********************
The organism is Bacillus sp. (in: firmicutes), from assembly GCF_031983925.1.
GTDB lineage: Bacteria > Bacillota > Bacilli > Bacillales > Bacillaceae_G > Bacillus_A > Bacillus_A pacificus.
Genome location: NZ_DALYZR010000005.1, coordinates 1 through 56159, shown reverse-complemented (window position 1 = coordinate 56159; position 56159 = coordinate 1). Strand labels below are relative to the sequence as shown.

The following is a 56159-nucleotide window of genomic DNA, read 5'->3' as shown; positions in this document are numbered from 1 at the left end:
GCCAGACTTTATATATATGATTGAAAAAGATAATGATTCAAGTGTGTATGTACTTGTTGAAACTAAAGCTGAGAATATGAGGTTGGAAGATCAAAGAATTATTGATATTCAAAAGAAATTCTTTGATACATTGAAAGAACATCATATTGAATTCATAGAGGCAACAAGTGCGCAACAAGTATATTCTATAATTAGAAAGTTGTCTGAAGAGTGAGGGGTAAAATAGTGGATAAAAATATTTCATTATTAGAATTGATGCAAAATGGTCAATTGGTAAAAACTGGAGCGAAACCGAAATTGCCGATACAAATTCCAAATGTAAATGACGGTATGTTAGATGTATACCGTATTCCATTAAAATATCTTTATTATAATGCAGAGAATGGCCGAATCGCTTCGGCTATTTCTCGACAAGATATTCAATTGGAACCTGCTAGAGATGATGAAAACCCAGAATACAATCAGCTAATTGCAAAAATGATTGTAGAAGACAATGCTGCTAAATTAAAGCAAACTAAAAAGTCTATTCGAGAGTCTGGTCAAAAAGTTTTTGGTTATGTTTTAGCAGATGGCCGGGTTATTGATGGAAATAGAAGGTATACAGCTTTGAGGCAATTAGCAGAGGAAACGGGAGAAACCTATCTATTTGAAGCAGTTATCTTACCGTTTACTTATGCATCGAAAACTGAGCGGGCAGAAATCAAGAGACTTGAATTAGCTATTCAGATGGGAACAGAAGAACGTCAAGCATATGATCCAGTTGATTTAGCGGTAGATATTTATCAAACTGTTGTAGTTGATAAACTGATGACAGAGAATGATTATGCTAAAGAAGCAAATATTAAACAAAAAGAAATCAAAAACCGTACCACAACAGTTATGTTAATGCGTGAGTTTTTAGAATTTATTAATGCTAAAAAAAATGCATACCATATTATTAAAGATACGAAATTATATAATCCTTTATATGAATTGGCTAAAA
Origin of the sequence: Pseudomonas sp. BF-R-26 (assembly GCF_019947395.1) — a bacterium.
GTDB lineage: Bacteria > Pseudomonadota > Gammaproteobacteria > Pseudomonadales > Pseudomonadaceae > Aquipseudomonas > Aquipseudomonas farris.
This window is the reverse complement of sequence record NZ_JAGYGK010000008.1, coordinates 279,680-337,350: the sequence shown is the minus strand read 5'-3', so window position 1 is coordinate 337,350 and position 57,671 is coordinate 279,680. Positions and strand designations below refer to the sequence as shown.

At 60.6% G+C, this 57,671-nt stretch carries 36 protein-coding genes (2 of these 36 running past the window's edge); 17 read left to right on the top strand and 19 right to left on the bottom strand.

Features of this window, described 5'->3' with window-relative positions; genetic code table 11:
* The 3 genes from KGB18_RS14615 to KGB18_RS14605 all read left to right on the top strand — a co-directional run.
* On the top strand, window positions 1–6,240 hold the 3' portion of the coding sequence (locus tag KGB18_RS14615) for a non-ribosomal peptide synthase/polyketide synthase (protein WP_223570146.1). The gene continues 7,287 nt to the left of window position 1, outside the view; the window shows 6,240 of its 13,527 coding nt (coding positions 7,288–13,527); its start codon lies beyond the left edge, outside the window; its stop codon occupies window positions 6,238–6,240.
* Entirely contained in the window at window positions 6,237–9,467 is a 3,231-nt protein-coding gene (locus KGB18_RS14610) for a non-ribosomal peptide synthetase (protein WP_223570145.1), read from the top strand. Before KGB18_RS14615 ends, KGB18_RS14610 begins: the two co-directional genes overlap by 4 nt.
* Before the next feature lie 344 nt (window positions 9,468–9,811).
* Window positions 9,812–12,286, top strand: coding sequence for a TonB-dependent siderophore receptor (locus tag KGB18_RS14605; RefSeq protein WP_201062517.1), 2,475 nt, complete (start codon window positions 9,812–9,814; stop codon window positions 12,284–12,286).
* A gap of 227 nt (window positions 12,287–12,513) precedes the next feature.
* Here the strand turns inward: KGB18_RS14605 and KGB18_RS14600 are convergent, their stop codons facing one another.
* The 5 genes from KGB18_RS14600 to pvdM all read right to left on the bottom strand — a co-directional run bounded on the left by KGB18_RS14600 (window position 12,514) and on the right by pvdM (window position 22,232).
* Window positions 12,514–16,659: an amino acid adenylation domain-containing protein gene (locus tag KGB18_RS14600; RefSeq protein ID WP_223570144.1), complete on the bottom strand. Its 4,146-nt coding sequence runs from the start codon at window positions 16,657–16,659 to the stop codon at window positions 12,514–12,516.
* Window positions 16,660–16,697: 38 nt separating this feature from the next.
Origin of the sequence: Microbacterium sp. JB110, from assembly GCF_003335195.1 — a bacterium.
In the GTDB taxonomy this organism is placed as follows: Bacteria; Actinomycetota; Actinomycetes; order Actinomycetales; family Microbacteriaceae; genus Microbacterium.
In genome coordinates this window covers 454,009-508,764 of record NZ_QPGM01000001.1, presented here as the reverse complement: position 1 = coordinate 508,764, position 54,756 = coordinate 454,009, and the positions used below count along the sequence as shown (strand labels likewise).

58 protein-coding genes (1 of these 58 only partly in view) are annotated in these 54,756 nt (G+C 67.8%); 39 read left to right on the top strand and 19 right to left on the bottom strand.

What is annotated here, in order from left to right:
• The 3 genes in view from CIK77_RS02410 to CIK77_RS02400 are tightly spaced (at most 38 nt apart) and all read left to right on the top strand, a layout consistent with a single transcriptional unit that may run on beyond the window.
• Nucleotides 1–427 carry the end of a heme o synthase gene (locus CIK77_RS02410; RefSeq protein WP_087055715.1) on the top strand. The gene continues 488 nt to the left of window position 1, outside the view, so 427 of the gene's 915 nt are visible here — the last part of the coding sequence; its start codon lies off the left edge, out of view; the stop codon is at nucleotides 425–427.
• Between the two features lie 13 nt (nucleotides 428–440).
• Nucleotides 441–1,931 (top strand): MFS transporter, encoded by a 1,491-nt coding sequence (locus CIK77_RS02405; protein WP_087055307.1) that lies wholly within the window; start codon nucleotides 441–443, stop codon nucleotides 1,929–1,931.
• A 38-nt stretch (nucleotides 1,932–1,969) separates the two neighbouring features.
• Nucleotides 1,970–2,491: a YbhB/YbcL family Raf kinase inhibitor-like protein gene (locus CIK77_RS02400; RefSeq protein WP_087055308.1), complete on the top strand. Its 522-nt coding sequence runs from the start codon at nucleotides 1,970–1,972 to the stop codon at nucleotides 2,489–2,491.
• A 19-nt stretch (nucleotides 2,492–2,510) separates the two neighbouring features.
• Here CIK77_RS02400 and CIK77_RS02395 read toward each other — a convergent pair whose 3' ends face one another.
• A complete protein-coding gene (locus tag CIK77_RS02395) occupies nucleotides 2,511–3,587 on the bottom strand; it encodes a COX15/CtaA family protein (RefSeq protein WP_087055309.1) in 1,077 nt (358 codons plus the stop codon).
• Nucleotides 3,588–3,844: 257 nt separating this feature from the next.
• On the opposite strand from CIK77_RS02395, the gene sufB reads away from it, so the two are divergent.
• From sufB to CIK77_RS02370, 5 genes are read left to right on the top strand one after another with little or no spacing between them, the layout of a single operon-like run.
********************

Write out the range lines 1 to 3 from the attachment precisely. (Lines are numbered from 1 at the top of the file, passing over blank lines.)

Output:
The organism is Bacillus sp. (in: firmicutes), from assembly GCF_031983925.1.
GTDB lineage: Bacteria > Bacillota > Bacilli > Bacillales > Bacillaceae_G > Bacillus_A > Bacillus_A pacificus.
Genome location: NZ_DALYZR010000005.1, coordinates 1 through 56159, shown reverse-complemented (window position 1 = coordinate 56159; position 56159 = coordinate 1). Strand labels below are relative to the sequence as shown.